Doug Fischer

2010 Ring Fan Poll: Marquez has Comeback of the Year

COMEBACK OF THE YEAR VOTING RESULTS

Juan Manuel Marquez: 68 percent
Antonio Margarito: 13 percent
Jason Litzau: 9 percent
Daniel Ponce DeLeon: 8 percent
Jorge Linares: 2 percent

Today's poll: Upset of the Year. Vote at Yahoo! Sports by clicking here

Juan Manuel Marquez’s hard-fought ninth-round stoppage of Juan Diaz in the Fight of the Year for 2009 was the kind of high-octane ring battle that takes years off of the careers of both fighters.

And Marquez, who was 10 years older than the 25-year-old Diaz, had fewer years to sacrifice than the young challenger. Although the reigning lightweight champ was brilliant in scoring the come-from-behind TKO, fans wondered how much he had left after such a brutal encounter.

Not much if one judged Marquez by his next fight, a painfully one-sided 12-round drubbing from Floyd Mayweather Jr. in September of last year. The Mexico City native, who turned 36 one month prior to the welterweight fight, looked his age — perhaps even older — while losing almost every round.

Marquez’s pitiful performance against Mayweather is the reason the veteran’s two fights this year — a commanding unanimous decision over Diaz and a thrilling ninth-round TKO of Michael Katsidis in a Fight-of-the-Year candidate — earned him the 2010 Ring Fan Poll Comeback of the Year award by a wide margin.

Marquez, who dropped back down to lightweight for his rematch with Diaz, regained his sharp technique and out-boxed his motivated rival over 12 intense rounds.

However, the return bout with Diaz, which took place on July 31 in Las Vegas, was considerably more tactical than their first fight. Some fans still questioned whether Marquez, who turned 37 in August, could survive another grueling barnburner.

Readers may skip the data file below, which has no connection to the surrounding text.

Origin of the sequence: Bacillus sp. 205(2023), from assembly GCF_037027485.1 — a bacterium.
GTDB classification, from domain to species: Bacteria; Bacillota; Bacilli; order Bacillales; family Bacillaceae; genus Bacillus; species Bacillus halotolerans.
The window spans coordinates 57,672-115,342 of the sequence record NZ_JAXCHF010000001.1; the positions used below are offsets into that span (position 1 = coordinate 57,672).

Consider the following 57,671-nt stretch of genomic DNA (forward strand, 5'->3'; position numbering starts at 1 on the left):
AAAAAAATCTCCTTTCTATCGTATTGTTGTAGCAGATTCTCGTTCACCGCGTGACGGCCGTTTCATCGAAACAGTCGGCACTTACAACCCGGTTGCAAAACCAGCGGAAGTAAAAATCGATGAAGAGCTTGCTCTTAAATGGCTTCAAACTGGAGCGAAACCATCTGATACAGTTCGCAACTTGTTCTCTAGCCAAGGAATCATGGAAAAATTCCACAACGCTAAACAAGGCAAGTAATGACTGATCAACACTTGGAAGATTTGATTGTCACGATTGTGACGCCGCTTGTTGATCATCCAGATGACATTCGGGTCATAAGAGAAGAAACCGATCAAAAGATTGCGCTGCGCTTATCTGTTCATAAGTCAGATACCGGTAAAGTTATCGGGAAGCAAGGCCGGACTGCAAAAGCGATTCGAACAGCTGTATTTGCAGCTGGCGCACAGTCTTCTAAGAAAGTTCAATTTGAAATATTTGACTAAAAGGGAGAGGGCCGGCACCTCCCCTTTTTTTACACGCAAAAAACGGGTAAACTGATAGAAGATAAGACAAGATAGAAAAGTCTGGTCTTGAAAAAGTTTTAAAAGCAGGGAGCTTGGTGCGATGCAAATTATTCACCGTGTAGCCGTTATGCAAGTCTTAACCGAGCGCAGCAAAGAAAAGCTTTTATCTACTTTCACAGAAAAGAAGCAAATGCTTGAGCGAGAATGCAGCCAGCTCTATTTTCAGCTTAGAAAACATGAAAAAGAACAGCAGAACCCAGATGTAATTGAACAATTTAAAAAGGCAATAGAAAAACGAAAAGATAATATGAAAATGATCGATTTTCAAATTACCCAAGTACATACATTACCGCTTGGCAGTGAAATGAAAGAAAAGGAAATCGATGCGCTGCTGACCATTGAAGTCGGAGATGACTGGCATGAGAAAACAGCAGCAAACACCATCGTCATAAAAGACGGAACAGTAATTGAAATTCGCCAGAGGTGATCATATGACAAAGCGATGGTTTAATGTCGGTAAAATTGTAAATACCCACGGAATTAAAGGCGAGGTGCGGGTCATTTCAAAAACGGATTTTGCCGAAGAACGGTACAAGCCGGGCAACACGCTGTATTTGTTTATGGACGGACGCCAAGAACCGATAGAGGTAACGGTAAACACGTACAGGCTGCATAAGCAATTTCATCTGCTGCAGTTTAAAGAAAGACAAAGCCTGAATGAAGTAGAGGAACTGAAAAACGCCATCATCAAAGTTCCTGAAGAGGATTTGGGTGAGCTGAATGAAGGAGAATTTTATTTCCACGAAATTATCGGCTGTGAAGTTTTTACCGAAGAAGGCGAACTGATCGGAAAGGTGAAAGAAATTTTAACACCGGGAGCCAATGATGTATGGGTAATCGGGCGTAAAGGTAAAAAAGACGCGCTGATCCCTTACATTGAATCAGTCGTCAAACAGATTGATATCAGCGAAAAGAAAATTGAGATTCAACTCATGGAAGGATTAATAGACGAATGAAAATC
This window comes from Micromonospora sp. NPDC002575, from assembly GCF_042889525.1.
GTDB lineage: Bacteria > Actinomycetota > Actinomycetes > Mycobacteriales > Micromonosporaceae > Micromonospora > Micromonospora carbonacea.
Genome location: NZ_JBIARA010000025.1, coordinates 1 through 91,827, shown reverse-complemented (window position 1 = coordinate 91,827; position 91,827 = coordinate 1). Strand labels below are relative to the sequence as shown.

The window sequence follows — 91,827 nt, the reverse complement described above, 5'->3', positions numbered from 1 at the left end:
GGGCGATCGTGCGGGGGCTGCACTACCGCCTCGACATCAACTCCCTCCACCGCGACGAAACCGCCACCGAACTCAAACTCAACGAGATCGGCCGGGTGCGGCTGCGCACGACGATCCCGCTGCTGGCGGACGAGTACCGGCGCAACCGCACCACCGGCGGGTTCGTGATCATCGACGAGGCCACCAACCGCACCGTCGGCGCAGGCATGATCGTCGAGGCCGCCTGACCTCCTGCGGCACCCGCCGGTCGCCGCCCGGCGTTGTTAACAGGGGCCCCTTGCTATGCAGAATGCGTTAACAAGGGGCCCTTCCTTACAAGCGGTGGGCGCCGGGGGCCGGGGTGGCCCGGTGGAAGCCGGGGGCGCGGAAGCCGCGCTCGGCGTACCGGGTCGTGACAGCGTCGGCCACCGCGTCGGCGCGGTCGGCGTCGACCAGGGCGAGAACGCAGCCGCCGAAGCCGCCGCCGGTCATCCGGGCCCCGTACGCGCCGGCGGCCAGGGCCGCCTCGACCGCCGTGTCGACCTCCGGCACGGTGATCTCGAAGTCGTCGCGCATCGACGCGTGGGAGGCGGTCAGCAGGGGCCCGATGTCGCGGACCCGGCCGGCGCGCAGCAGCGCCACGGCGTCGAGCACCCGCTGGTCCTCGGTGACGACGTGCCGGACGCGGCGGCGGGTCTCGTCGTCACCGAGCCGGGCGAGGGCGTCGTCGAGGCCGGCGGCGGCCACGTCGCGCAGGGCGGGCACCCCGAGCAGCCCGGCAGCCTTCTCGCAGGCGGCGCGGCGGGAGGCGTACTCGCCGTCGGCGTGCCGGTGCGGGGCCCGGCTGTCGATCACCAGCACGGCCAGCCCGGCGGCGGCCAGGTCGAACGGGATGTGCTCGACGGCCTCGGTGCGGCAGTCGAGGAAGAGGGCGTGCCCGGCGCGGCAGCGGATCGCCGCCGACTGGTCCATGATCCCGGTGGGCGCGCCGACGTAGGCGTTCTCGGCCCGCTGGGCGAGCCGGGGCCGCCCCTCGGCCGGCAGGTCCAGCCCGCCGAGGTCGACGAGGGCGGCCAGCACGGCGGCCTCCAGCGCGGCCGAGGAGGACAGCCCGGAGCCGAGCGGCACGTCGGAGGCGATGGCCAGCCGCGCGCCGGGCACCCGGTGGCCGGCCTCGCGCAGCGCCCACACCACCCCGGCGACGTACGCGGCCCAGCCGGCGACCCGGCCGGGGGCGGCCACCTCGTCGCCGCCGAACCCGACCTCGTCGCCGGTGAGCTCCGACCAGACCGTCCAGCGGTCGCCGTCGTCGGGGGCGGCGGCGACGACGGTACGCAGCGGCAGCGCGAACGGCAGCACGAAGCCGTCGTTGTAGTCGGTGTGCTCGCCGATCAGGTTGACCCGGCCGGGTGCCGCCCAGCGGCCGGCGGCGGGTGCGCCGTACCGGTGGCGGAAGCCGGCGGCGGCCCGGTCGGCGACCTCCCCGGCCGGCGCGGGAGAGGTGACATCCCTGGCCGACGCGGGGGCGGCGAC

Marquez’s answered those fans with his title defense against Katsidis on Nov. 27 in Las Vegas. After a brisk start, the powerful 30-year-old No. 1 contender dropped Marquez with a perfect left hook 46 seconds into the third round. Marquez got up by the referee’s count of five, withstood the furious follow-up attack from Katsidis, who was inspired by the recent death of his brother, and then fired back with vicious body shots and accurate combinations to the head in the final minute of the round.

During the next five rounds, Marquez engaged in the kind of heated power-punch exchanges with Katsidis that most fighters his age try to avoid. Marquez didn’t run. He didn’t hold. He didn’t try to run out the clock or slow down the torrid pace of the bout at all.

The 17½-year veteran allowed Katsidis to power forward and he exceeded the younger man’s considerable punch output and connect rate until the proud Australian could no longer keep it up and was barely able to remain upright in the ninth round.

In besting another younger, stronger contender in a fight that was every bit as dramatic and breathtaking as his first fight with Diaz, Marquez reminded everyone that he is a great fighter and completed the comeback of 2010.

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